It's July 23rd, and the Rangers boast the second-largest lead of any front-running team in baseball and their best record after 94 games in franchise history -- but if you take a moment to assess the sentiment of the Rangers fan base at large, you discover fairly quickly that the fan base is, in general, not satisfied. It isn't necessarily dissatisfied, but it doesn't really seem satisfied. The fan base is restless. The fan base is uneasy. I am generalizing, of course, and I readily acknowledge that I'm casting a wide net that encompasses a lot of fans who are actually good with where the team is right now. I get that.
With all that said, though, I get the sense that this baseball team is functioning more as a source of annoyance to its fan base right now than as a source of pleasure, and I feel like that's been the case for a pretty extended period of time. Case in point: I found this post from early June a few hours ago while digging around in the site archives, a lengthy post that came immediately after a bad stretch of baseball in which I spilled my feelings about where the team was at the time, and in which I talked about why I felt like the Rangers would get back on track while simultaneously airing my frustrations and grievances.
I mention that post now because, after skimming back over it, I was taken aback by how much of its content is still applicable to the team as of right now, more than a month and a half later. I still feel that this team is going to be okay in the longer run, but I'm also still concerned about the health of the pitching staff and the offensive malaise that returned at the outset of the month of July, and, to a large extent, this is still a team that's going to either ride or die with the performance of the guys already on the roster.
Yeah, you can hope that Mitch Moreland will furnish at least a modest offensive lift upon his return to the active roster, and you might improve the bench a bit by way of outside acquisition, and you might even pay the hefty premium for a front-line starting pitcher ... but the biggest determinants of how far this team is going to go this year already reside on the active roster, and there still isn't a quick fix that you can readily apply to this team to assuage its greatest present ills. The overriding problem is that the majority of the everyday starting lineup is underperforming right now (to the extreme, in a few cases), and, aside from some minimally effective shuffling of the lineup and/or strategically chosen rest days, there just isn't a whole lot you can do to try and artifically induce the offense to come back to life. It's going to have to be organic.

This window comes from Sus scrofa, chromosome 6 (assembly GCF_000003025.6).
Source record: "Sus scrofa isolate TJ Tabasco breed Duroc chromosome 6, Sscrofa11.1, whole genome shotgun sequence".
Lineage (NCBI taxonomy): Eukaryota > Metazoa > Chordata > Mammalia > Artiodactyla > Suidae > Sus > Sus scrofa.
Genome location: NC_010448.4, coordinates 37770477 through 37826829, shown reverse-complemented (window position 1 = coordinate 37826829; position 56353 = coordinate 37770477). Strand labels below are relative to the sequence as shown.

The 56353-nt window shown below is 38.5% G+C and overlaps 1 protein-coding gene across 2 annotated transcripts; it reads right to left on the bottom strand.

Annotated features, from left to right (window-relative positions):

That all leads me into another observation on the smaller, but quite vocal, rival factions that have cropped up on various message boards within the Rangers blogosophere and on Twitter -- the first which believes that everything is hunky-dory based on the Rangers' record/position in the standings and seems incredulous that anyone could disagree, and the second which believes that the Rangers' struggles are heavily indicative of their impending failure in the playoffs (or failure to even reach the playoffs), and, in a few cases, belittles those who don't share its view. I guess I don't understand the need for positions on such extreme ends of the spectrum. It is okay to feel good about this team's rest-of-season capabilities and still harbor some concerns about its struggles and remaining deficiencies. It may feel strange to hold two seemingly conflicting opinions at once, but it is alright to do so.
The last four games have been undeniably disappointing, and have seen the Rangers drop a close-and-late series finale in Oakland, then do nothing on Friday, then respond with a series of crushing blows on Saturday, then go right back to doing nothing on Sunday. Yeah, that sucked, and I don't doubt that this latest little spate of losing has people more tightly wound and on edge than usual, but it's funny -- in a strange sort of way -- how much consternation has been triggered by a team that woke up this morning to find itself in as enviable a position as any team in baseball.
Although now that I stop and think about it a little more, it's really not all that funny. Heightened expectations are good, because they're brought about by a quality team getting better and experiencing success and taking those next important steps forward competitively. The flip side of that, though, is that when you expect more, and you expect progressively greater things out of your team, and it invariably fails to keep pace with what you demand of it ... yeah, it just doesn't seem to be as fun as it used to be. The wins are still awesome and uplifting, but the losses are more of a downer, and may somebody help us all if this team hits another one of these disturbing little slumps and goes skidding all over the road during the month of October, because, for a great many people, nothing less than winning it all is going to suffice this time around.